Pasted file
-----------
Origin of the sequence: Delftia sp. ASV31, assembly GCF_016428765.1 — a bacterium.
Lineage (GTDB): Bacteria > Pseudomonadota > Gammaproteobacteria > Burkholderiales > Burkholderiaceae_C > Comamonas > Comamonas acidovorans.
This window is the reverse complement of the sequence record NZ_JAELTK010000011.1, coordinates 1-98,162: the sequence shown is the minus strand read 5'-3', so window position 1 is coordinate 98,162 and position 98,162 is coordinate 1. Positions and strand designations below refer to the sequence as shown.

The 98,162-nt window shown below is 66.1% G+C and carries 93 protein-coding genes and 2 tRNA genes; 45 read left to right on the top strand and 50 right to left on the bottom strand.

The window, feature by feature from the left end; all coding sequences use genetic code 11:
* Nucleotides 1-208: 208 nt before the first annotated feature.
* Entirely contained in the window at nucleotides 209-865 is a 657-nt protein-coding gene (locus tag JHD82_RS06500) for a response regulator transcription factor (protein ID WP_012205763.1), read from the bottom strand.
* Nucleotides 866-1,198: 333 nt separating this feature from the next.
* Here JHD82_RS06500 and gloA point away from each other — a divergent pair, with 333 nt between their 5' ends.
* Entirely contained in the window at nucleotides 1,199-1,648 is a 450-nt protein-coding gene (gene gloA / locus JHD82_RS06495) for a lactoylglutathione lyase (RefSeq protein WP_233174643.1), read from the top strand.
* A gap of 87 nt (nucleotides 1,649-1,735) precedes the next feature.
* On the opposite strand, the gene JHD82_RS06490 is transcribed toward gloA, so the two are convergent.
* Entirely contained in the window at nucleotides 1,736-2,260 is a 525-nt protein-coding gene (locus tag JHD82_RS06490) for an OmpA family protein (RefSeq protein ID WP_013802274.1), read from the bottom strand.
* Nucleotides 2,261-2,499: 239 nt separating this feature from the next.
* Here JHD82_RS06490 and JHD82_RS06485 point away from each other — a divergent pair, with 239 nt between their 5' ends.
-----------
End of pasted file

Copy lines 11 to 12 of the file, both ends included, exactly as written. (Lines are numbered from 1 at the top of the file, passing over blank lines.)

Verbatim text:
* A gap of 87 nt (nucleotides 1,649-1,735) precedes the next feature.
* On the opposite strand, the gene JHD82_RS06490 is transcribed toward gloA, so the two are convergent.